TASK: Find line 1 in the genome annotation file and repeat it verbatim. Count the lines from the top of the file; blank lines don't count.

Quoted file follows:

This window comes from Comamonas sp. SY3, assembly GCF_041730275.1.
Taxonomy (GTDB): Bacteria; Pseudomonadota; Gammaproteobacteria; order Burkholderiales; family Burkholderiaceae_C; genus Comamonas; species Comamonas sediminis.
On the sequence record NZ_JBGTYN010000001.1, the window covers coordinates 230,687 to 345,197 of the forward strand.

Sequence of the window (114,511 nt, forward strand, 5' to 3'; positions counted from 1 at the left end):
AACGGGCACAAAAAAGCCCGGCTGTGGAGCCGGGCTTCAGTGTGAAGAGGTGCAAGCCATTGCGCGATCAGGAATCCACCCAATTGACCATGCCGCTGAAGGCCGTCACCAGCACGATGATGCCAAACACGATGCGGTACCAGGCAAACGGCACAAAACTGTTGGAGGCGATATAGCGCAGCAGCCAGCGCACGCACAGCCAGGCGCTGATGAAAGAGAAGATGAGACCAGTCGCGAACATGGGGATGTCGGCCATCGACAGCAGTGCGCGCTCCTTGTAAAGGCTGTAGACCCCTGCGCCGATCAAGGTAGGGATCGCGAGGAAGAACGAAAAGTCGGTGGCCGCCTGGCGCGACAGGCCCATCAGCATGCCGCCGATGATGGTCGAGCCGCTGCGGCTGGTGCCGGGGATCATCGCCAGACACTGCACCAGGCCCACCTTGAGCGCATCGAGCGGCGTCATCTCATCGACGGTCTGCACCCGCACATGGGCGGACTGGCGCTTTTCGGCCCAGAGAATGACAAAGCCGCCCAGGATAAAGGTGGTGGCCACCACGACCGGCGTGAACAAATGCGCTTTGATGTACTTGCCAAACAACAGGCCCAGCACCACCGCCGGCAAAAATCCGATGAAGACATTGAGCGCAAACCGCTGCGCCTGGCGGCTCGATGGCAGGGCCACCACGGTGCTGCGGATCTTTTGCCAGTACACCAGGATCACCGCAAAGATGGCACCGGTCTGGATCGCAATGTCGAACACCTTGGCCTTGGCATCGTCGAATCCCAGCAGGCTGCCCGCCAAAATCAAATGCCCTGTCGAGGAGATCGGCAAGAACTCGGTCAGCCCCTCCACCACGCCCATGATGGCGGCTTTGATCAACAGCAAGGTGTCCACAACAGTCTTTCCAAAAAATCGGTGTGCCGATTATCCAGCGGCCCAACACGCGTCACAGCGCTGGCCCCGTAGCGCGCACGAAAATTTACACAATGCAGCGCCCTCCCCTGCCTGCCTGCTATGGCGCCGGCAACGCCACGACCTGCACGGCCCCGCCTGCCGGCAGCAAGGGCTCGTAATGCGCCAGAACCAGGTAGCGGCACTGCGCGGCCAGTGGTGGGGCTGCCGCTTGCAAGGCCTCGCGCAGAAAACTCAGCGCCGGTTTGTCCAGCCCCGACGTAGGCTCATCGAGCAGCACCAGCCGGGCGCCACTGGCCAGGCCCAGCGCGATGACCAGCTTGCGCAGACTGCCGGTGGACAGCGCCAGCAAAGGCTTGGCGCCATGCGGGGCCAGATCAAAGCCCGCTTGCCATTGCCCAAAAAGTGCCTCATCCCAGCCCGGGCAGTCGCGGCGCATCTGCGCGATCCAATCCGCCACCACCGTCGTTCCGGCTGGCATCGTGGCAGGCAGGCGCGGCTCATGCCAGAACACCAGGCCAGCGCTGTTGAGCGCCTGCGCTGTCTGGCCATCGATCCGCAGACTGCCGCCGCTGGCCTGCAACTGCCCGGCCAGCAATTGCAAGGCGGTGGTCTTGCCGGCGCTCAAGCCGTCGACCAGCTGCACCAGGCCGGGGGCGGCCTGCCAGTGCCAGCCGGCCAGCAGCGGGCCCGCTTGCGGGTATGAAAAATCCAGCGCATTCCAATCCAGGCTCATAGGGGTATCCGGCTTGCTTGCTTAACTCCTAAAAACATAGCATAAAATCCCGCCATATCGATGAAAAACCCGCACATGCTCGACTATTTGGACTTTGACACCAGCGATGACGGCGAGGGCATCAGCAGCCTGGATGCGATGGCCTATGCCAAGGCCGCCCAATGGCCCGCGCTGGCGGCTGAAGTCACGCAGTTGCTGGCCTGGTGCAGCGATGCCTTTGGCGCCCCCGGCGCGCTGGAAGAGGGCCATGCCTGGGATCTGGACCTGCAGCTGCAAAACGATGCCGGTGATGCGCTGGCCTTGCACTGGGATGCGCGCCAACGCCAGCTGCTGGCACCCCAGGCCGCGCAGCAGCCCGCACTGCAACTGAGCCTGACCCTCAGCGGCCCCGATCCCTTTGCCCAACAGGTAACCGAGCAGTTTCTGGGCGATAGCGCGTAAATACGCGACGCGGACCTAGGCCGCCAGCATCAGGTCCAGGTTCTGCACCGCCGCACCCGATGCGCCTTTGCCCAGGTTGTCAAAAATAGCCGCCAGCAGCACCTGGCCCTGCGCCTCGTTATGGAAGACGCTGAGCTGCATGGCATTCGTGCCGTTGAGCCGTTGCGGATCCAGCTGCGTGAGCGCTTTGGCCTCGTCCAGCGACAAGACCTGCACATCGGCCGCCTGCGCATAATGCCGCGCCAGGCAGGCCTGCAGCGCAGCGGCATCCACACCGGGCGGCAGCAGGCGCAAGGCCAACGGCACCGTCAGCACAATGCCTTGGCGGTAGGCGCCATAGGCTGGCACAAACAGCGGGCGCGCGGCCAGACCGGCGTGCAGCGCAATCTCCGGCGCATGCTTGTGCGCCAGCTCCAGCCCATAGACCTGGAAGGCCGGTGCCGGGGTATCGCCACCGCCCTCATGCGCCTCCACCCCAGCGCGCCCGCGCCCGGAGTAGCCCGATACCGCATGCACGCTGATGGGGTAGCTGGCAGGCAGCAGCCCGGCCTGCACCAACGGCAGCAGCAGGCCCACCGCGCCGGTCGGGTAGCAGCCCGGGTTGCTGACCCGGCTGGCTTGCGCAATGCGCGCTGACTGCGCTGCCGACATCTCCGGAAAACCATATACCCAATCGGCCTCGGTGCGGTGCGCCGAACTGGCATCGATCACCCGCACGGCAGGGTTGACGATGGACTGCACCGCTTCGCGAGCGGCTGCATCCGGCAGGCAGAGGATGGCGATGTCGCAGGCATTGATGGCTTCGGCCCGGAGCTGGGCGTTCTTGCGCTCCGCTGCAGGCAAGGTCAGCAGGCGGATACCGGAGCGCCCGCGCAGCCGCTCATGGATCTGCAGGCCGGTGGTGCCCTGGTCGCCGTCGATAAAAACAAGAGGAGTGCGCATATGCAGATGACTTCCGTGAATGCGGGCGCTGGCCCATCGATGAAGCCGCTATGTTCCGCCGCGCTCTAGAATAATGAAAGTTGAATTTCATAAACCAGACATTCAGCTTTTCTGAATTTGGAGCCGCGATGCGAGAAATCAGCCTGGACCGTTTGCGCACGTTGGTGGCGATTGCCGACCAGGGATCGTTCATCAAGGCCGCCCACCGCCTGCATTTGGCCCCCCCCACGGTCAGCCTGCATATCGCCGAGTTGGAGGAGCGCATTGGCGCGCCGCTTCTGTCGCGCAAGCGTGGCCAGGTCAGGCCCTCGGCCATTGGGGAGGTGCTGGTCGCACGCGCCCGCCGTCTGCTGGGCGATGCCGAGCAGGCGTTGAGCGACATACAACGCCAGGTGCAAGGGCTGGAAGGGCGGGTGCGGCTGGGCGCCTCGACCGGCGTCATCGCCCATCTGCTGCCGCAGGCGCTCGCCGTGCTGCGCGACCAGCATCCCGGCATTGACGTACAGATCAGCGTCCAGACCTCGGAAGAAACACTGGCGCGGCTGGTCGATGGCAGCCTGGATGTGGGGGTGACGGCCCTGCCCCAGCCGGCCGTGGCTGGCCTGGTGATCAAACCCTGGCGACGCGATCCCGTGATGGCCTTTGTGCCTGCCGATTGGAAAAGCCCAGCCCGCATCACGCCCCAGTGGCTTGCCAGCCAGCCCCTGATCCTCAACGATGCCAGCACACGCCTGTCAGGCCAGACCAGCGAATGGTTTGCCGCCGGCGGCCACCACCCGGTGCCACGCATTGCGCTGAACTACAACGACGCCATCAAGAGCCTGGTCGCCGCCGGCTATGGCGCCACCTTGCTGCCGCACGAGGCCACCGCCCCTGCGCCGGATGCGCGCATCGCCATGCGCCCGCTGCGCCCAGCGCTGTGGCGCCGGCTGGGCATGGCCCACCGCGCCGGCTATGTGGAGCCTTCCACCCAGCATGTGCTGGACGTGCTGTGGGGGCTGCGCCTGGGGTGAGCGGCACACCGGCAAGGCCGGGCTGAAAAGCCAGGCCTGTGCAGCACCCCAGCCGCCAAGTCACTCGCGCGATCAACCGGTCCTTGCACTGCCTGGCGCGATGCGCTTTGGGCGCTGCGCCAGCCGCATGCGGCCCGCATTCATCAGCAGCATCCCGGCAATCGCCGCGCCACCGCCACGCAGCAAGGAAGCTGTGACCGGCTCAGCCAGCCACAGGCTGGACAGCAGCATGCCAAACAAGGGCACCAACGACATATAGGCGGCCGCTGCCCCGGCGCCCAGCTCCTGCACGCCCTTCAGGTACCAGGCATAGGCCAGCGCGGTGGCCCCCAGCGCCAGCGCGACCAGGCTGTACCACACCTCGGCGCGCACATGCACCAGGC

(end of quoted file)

This window comes from Comamonas sp. SY3, assembly GCF_041730275.1.